# Attacking both authenticity and secrecy in authenticated encryption modes

looks like NIST only approved GCM mode for authenticated encryption and other modes don't have any approval or a good implementation available.

• Is that possible a weakness in $GHASH$ compromise plain-text or it just allow attacker to forge it? can we use AES-GCM with confidence or is better to use a confidential only mode for encryption and HMAC cipher-text with same key to protect plain-text in long terms?

• How strong is GCM authentication compared to HMAC-SHA256? what is poly time to forge plain-text?

• Where attacker can practically forge plain-text in real life? adding malicious codes to software downloads? what if plain-text is padded? can he identify and change chat messages? where else?

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Probably not relevant (and he notes that you shouldn't try to use his implementation for your own purposes), but AGL has recently implemented ChaCha/Salsa into Chrome: [ link ] – figlesquidge Feb 27 '14 at 17:40
@figlesquidge why in that blog post he says "Chrome talking to Google uses AES-GCM if there's hardware support at the client" ? what is hardware support mean ? – user12253 Feb 27 '14 at 18:40
Aes-gcm is very quick IF the critical calculations can be done in hardware. However, in software a secure implementation is slower than a secure implementation of cha cha/salsa – figlesquidge Feb 27 '14 at 18:45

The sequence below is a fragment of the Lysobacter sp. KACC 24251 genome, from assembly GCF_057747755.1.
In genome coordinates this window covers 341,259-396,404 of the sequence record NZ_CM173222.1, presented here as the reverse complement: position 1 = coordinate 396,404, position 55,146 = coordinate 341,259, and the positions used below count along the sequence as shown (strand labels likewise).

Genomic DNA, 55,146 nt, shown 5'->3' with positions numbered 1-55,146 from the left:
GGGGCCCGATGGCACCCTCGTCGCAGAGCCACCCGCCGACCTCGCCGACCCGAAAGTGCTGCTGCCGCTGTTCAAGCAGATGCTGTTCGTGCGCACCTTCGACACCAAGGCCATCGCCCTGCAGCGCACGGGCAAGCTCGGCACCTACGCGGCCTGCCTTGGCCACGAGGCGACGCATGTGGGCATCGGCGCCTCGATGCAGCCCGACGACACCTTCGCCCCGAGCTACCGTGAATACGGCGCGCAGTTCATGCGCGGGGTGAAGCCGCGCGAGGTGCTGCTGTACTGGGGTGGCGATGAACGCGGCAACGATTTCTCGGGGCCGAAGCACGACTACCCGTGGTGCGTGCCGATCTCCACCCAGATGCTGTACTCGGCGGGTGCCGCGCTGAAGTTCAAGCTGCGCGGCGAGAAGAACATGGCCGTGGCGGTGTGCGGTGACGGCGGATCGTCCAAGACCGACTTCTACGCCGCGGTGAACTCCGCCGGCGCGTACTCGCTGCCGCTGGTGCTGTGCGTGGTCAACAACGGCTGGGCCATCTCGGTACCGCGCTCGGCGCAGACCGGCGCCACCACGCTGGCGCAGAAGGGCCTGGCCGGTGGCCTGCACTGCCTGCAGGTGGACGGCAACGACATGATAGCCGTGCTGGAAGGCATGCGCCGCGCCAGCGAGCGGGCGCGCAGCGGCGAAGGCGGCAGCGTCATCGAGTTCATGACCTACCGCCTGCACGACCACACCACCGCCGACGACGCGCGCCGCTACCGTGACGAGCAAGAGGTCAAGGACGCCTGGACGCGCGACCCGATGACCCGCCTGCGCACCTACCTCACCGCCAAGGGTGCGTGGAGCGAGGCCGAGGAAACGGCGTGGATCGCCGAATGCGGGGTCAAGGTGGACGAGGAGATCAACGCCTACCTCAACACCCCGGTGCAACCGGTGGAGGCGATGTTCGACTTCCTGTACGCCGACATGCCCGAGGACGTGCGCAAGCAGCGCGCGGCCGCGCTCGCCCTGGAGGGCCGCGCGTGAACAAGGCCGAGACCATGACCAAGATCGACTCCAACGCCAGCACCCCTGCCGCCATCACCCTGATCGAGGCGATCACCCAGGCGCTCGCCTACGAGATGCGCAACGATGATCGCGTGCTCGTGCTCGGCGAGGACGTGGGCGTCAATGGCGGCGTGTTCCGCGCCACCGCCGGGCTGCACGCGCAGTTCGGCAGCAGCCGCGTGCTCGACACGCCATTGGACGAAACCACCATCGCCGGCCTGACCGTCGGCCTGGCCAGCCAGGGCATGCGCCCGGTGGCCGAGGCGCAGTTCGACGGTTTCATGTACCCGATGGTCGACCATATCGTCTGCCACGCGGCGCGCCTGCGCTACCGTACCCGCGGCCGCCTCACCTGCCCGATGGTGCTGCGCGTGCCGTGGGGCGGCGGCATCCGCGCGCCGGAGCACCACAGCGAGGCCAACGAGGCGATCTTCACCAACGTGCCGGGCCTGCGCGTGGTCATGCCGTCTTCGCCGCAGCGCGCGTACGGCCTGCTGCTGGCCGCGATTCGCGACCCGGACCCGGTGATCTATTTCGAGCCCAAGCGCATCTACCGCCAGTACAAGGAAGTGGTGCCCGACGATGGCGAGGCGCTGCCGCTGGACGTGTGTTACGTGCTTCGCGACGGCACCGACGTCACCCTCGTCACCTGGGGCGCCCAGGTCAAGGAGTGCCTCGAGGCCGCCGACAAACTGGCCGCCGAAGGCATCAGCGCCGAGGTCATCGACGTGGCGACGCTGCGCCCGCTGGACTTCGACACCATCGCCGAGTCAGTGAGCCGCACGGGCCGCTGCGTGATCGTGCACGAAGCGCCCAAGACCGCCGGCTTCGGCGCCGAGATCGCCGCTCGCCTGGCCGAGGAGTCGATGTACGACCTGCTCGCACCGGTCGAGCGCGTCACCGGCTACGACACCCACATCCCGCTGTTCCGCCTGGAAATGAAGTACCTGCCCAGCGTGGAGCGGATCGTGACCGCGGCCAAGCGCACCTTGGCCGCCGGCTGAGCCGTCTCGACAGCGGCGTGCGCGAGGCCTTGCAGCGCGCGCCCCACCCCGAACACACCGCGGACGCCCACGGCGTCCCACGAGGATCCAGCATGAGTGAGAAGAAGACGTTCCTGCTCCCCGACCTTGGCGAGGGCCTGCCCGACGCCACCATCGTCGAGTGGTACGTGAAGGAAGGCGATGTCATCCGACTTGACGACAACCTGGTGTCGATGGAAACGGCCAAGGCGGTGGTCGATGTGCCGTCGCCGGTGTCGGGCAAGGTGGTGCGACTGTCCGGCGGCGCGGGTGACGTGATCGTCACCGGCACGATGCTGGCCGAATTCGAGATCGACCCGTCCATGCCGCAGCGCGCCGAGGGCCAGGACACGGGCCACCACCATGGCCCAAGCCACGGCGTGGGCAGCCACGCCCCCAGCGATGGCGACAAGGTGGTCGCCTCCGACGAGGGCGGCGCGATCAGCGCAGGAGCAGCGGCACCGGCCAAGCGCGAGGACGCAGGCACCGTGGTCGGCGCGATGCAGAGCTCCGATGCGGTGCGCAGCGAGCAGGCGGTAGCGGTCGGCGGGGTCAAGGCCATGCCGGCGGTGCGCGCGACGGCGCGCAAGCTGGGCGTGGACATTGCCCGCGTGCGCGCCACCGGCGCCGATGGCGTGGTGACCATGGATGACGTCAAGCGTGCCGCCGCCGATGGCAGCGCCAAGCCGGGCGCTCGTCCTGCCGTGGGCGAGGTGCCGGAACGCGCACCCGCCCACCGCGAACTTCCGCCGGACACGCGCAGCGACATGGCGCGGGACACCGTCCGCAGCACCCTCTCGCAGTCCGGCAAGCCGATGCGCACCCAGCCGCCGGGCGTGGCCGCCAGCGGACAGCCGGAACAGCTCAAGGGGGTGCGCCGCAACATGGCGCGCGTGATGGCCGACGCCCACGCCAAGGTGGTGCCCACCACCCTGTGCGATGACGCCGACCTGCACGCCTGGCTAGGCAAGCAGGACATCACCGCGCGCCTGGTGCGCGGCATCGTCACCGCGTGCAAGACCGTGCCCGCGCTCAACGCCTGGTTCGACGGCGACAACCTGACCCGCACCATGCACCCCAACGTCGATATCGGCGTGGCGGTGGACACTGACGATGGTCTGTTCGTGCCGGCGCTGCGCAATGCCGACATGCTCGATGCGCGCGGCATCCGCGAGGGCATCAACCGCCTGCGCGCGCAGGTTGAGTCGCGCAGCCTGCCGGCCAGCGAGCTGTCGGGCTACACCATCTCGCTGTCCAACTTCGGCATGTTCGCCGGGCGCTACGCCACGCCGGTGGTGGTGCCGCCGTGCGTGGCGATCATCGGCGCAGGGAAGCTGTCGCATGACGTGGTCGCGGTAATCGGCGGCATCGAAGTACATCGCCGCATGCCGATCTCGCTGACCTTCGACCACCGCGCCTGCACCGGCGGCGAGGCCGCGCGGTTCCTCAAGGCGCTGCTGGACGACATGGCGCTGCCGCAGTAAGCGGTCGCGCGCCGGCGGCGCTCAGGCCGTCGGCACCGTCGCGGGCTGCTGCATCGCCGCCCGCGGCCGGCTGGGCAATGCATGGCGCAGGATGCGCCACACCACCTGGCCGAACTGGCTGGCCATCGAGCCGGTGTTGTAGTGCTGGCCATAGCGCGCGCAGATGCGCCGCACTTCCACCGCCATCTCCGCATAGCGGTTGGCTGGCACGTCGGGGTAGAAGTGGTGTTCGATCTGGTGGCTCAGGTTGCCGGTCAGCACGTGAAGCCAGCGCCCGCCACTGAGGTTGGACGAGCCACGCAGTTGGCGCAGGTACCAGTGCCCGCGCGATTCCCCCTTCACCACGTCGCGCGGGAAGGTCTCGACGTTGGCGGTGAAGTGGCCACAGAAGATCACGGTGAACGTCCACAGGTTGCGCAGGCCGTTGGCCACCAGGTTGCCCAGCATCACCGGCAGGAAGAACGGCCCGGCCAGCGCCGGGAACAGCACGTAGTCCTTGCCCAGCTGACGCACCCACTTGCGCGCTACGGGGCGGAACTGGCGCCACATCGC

@figlesquidge what hardware client may have to do that? on server it make sense but in client side we don't have usually custom crypto chips...? – user12253 Feb 27 '14 at 18:57
Modern Intel chips contain special instructions for efficiently calculating aes or certain finite field products, making aes-gcm very quick. There's a paper about it, but I can't give you a link because I'm on my phone – figlesquidge Feb 27 '14 at 19:01

1. AES-GCM encrypts the plaintext in the Counter Mode. GHASH operates on the resulting ciphertext, so no weakness in GHASH could compromise the confidentiality of plaintext.

2. The GCM authentication is not as strong as that of SHA-256, in particular on short tags. If the tag is $\tau$-bit, an adversary can forge the tag after $2^{\tau/2}$ attempts given the encryption of a message $2^{\tau/2}$ block long. For 32-bit tags this implies $2^{16}$-block long single message and $2^{16}$ forgery attempts at short messages. For HMAC-SHA256 the corresponding values are $2^{32}$, or $2^{\tau}$ in general case.

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GHASH use same key we used to encrypt plain-text. if GHASH compromise how encryption key survive as its same thing we used in GHASH ? – user12253 Mar 1 '14 at 14:52